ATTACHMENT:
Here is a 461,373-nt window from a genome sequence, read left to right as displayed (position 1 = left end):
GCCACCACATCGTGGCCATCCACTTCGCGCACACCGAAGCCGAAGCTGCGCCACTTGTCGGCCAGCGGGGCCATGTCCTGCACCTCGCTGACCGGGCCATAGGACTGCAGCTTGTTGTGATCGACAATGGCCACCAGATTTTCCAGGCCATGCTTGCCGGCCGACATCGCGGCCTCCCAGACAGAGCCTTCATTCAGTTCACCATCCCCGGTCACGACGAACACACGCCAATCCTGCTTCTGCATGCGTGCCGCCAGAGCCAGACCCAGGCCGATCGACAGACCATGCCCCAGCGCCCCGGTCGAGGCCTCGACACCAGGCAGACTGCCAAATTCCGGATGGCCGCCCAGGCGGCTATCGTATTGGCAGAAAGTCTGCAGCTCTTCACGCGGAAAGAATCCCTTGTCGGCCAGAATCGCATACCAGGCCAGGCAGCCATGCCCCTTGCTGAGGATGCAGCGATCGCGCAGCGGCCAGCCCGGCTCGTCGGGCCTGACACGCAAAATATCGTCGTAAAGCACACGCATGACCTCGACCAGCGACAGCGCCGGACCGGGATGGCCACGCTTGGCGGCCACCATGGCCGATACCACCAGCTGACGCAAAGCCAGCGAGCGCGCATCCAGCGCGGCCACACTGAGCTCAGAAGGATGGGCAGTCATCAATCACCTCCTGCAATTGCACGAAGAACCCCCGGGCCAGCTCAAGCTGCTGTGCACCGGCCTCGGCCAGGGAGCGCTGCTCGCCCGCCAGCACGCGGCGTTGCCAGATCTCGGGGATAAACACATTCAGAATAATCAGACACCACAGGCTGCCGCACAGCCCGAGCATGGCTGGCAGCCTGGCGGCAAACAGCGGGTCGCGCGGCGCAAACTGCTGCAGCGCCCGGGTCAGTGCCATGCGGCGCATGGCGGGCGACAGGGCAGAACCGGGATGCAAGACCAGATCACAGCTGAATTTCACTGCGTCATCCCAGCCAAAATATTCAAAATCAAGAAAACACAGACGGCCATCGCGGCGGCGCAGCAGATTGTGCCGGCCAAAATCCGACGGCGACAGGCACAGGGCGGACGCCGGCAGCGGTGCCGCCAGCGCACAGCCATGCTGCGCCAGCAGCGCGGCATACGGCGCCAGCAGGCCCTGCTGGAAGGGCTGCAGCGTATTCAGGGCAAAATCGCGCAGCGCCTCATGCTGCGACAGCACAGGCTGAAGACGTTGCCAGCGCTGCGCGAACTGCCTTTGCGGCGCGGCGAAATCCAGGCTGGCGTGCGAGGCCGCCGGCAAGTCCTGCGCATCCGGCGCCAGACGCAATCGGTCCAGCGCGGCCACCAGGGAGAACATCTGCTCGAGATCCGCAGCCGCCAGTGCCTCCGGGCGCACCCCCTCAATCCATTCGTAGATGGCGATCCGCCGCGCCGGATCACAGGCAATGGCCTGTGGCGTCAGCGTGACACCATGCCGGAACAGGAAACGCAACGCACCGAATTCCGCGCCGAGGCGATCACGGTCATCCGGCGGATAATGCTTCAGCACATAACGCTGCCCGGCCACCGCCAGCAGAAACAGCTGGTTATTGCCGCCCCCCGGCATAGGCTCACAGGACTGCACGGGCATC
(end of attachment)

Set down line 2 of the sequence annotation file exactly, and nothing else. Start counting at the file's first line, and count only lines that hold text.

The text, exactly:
GCCACCACATCGTGGCCATCCACTTCGCGCACACCGAAGCCGAAGCTGCGCCACTTGTCGGCCAGCGGGGCCATGTCCTGCACCTCGCTGACCGGGCCATAGGACTGCAGCTTGTTGTGATCGACAATGGCCACCAGATTTTCCAGGCCATGCTTGCCGGCCGACATCGCGGCCTCCCAGACAGAGCCTTCATTCAGTTCACCATCCCCGGTCACGACGAACACACGCCAATCCTGCTTCTGCATGCGTGCCGCCAGAGCCAGACCCAGGCCGATCGACAGACCATGCCCCAGCGCCCCGGTCGAGGCCTCGACACCAGGCAGACTGCCAAATTCCGGATGGCCGCCCAGGCGGCTATCGTATTGGCAGAAAGTCTGCAGCTCTTCACGCGGAAAGAATCCCTTGTCGGCCAGAATCGCATACCAGGCCAGGCAGCCATGCCCCTTGCTGAGGATGCAGCGATCGCGCAGCGGCCAGCCCGGCTCGTCGGGCCTGACACGCAAAATATCGTCGTAAAGCACACGCATGACCTCGACCAGCGACAGCGCCGGACCGGGATGGCCACGCTTGGCGGCCACCATGGCCGATACCACCAGCTGACGCAAAGCCAGCGAGCGCGCATCCAGCGCGGCCACACTGAGCTCAGAAGGATGGGCAGTCATCAATCACCTCCTGCAATTGCACGAAGAACCCCCGGGCCAGCTCAAGCTGCTGTGCACCGGCCTCGGCCAGGGAGCGCTGCTCGCCCGCCAGCACGCGGCGTTGCCAGATCTCGGGGATAAACACATTCAGAATAATCAGACACCACAGGCTGCCGCACAGCCCGAGCATGGCTGGCAGCCTGGCGGCAAACAGCGGGTCGCGCGGCGCAAACTGCTGCAGCGCCCGGGTCAGTGCCATGCGGCGCATGGCGGGCGACAGGGCAGAACCGGGATGCAAGACCAGATCACAGCTGAATTTCACTGCGTCATCCCAGCCAAAATATTCAAAATCAAGAAAACACAGACGGCCATCGCGGCGGCGCAGCAGATTGTGCCGGCCAAAATCCGACGGCGACAGGCACAGGGCGGACGCCGGCAGCGGTGCCGCCAGCGCACAGCCATGCTGCGCCAGCAGCGCGGCATACGGCGCCAGCAGGCCCTGCTGGAAGGGCTGCAGCGTATTCAGGGCAAAATCGCGCAGCGCCTCATGCTGCGACAGCACAGGCTGAAGACGTTGCCAGCGCTGCGCGAACTGCCTTTGCGGCGCGGCGAAATCCAGGCTGGCGTGCGAGGCCGCCGGCAAGTCCTGCGCATCCGGCGCCAGACGCAATCGGTCCAGCGCGGCCACCAGGGAGAACATCTGCTCGAGATCCGCAGCCGCCAGTGCCTCCGGGCGCACCCCCTCAATCCATTCGTAGATGGCGATCCGCCGCGCCGGATCACAGGCAATGGCCTGTGGCGTCAGCGTGACACCATGCCGGAACAGGAAACGCAACGCACCGAATTCCGCGCCGAGGCGATCACGGTCATCCGGCGGATAATGCTTCAGCACATAACGCTGCCCGGCCACCGCCAGCAGAAACAGCTGGTTATTGCCGCCCCCCGGCATAGGCTCACAGGACTGCACGGGCATC